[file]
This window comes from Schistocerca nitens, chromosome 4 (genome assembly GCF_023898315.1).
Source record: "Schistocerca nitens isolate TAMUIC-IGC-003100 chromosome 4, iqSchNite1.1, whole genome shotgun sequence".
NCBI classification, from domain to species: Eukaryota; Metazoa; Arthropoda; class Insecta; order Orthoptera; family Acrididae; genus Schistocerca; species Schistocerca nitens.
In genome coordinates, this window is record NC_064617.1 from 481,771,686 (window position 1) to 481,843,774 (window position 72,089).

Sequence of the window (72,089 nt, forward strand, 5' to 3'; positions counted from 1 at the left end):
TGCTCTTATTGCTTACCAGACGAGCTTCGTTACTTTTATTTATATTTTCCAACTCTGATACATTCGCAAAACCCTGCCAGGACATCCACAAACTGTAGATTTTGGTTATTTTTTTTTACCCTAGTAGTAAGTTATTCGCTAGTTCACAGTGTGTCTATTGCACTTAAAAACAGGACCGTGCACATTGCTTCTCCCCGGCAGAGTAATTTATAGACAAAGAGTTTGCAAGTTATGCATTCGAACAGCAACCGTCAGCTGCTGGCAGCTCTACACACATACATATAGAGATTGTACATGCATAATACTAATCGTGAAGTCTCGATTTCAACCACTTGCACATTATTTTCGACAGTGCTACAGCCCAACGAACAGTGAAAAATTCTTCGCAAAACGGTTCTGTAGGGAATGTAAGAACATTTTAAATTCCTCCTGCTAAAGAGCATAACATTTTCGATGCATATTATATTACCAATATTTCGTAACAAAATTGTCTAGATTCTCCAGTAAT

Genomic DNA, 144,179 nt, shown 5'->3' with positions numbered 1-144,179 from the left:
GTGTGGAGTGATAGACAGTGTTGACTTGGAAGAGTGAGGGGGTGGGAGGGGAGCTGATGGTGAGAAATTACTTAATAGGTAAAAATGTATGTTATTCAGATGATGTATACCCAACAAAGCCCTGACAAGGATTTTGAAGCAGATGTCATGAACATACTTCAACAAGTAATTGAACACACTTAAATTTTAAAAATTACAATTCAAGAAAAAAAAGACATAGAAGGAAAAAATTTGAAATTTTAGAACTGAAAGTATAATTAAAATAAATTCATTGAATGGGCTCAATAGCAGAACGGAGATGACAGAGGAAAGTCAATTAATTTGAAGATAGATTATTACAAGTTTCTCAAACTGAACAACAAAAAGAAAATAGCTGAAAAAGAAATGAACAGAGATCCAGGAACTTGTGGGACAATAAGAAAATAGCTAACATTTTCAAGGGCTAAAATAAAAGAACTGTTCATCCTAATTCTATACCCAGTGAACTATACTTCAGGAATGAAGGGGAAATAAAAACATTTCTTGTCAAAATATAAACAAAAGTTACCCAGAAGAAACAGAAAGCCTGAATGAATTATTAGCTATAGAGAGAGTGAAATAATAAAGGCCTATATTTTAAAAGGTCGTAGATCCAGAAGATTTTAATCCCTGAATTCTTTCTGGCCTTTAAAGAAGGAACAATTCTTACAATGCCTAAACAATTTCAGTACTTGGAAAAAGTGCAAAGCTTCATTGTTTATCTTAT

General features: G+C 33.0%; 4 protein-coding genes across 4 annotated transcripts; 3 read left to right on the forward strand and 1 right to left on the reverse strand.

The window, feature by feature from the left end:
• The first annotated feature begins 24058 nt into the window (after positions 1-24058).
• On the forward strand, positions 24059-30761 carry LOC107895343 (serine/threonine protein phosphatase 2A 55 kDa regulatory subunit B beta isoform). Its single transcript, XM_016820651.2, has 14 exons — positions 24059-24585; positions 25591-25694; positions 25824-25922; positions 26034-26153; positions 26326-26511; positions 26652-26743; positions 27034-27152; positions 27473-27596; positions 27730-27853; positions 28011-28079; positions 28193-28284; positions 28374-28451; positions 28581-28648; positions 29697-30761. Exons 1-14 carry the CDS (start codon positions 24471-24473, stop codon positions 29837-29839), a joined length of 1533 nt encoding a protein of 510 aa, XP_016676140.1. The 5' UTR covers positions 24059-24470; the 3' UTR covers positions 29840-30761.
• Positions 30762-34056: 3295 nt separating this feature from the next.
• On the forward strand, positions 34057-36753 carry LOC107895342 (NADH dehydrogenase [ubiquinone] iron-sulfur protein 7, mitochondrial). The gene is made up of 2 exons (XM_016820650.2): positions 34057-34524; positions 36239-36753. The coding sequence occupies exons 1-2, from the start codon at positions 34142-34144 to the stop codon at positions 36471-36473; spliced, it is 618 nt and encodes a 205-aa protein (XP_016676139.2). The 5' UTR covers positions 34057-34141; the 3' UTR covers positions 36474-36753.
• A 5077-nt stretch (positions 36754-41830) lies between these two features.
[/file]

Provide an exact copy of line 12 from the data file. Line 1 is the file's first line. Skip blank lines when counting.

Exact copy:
• On the forward strand, positions 24059-30761 carry LOC107895343 (serine/threonine protein phosphatase 2A 55 kDa regulatory subunit B beta isoform). Its single transcript, XM_016820651.2, has 14 exons — positions 24059-24585; positions 25591-25694; positions 25824-25922; positions 26034-26153; positions 26326-26511; positions 26652-26743; positions 27034-27152; positions 27473-27596; positions 27730-27853; positions 28011-28079; positions 28193-28284; positions 28374-28451; positions 28581-28648; positions 29697-30761. Exons 1-14 carry the CDS (start codon positions 24471-24473, stop codon positions 29837-29839), a joined length of 1533 nt encoding a protein of 510 aa, XP_016676140.1. The 5' UTR covers positions 24059-24470; the 3' UTR covers positions 29840-30761.